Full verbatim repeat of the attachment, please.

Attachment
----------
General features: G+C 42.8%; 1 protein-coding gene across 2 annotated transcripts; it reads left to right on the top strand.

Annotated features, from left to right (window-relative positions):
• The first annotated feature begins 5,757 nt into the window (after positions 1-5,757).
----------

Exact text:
General features: G+C 42.8%; 1 protein-coding gene across 2 annotated transcripts; it reads left to right on the top strand.

Annotated features, from left to right (window-relative positions):
• The first annotated feature begins 5,757 nt into the window (after positions 1-5,757).